Life can be hard, if you are a fish. It is bad enough that you could end up being someone's lunch while you are looking for your own lunch. If you are unfortunate enough to be tricked into going after someone's bait and you are caught, then you have to endure the indignity of being called different names. Take, for example, the sablefish. Or is it "black cod." It is really bad if you happen to get snagged by a British fisherman (or fisherwoman), because they might call you by four different names ... "black cod," "bluefish," "candlefish," or "coal cod." (Don't get me started about what actual bluefish might think about a sablefish being called a bluefish.) Canadian fishermen (or fisherwomen) are almost as bad, calling you "coalfish," "beshow" or "skilfish." Really, "beshow" or "skillfish"? At what point does it appear that people are just making up names for you? And, what if your real name was just Hal? Or Nancy?
If you were a sablefish, you might just ignore the multitude of other names by which you are called. I accept that people may call me Kevin, Ken, or Eric (long story, perhaps as long as the story behind a sablefish being called beshow). If only sablefish could think as we do. What would they think about the fact that the person who will soon eat them can't even settle on a name.
For me, there is a lot about the sablefish that I don't know. I have never seen one in the wild and, until recently, I never cooked the fish. Yet, as I stood at the seafood counter of my local grocery store, I stared at the long fillets of sablefish. I sensed a sort of challenge developing in my mind. It was not only about how about I would prepare the fillets, but what I could learn about the fish itself.
Let's start with the basics. The sablefish is a deep sea fish that inhabits primarily the northern Pacific Ocean. Their diet appears to be varied, ranging from other fish -- such as pollock, herring, capelin and Pacific code -- to squid and jellyfish. They eat and eat, for a very long time. Some sablefish have been reported to have lived for as long as 94 years. Given the potentially long lifespan of this fish, sustainability is important. Fortunately, the fishing of sablefish is highly regulated, helping to maintain the populations so that more people like me can be introduced to this amazing creature.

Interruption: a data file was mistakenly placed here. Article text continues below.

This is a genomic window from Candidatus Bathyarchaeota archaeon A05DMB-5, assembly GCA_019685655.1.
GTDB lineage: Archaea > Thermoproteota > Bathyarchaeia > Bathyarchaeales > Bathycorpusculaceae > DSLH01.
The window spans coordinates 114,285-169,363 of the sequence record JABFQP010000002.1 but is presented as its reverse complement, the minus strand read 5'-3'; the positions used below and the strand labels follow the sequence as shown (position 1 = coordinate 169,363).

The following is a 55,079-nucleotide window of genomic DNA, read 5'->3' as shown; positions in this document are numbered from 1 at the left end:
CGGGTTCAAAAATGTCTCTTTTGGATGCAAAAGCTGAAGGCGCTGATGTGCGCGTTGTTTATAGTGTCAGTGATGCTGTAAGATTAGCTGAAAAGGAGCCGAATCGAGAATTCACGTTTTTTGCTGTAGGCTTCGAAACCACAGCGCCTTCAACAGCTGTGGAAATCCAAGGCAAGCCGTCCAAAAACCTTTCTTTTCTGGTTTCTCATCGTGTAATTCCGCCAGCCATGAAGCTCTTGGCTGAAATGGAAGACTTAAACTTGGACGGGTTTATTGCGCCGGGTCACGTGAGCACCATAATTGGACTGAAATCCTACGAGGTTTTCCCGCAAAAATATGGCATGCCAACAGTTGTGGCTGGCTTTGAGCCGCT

The most surprising thing about this fish is the flesh. The fish is known for its rich, buttery flesh. Comparisons are often drawn to Chilean sea bass (also known as the Patagonian toothfish). The meat is soft and mild. After being cooked, it flakes very easily. With these attributes, it is easy to see why sablefish is popular with chefs and restaurants.
It should also be popular with health-conscious eaters. While fillets of sablefish may have a high fat content, it is the good stuff ... Omega 3 fatty acids, EPA and DHA, almost as much as wild salmon. Sablefish are also low in the bad stuff, such as toxins and mercury. It would seem to be the ideal fish. The only question is how to prepare it.
I decided to use a spice rub. Rich, mild and buttery flesh meant that I could add some flavor on outside while the large flaky meat would still enable one to taste the fish itself. The spice mixture takes a page or two out of recipes from North Africa. The combination of coriander, cinnamon, cloves, cardamom, paprika and cumin really appeals to me. It packs a lot of flavor without a lot of heat. I decided that the fish would be best served over pearl couscous, something that could complement the texture of the fish. Overall, this dish was delicious and I have become a fan of sablefish. Now, only if the store would stock it again....
SPICED SABLEFISH OVER PEARL COUSCOUS
A Chef Bolek Original
1 pound of sablefish fish, cut into even sized portions
1 cup of pearl couscous
1/2 orange bell pepper, finely diced
1/2 green bell pepper, finely diced
1/2 large tomato, seeded, peeled and finely diced
1/2 teaspoon ground coriander
1/8 teaspoon ground cinnamon
1/4 teaspoon ground cloves
1/8 teaspoon ground cumin
1/4 teaspoon ground cardamom
1/2 teaspoon ground paprika
1/8 teaspoon ground ginger
1/3 teaspoon ground allspice
1/2 teaspoon sea salt
2 tablespoons of olive oil
1 cup of water
1. Prepare the fish fillets. Add the coriander, cinnamon, cloves, cumin, cardamom, paprika, ginger, allspice and salt in a small bowl. Stir to combine all of the rub ingredients. Apply the rub to all sides of the fish, cover, and place in the refrigerator.
2. Prepare the couscous. Heat 1 tablespoon of oil in a pan over medium high heat. Add the bell pepper and tomato, saute until the pepper is soft, about five minutes. Add the couscous and toss. Add the water, bring to a boil and then cover. Reduce the heat to a simmer and cook the couscous until the liquid is absorbed. Add additional water if the couscous is not cooked.
3. Cook the fish. Heat the broiler. Cook the fish under the broiler for about eight minutes or until the fish reaches about 145 degrees Fahrenheit.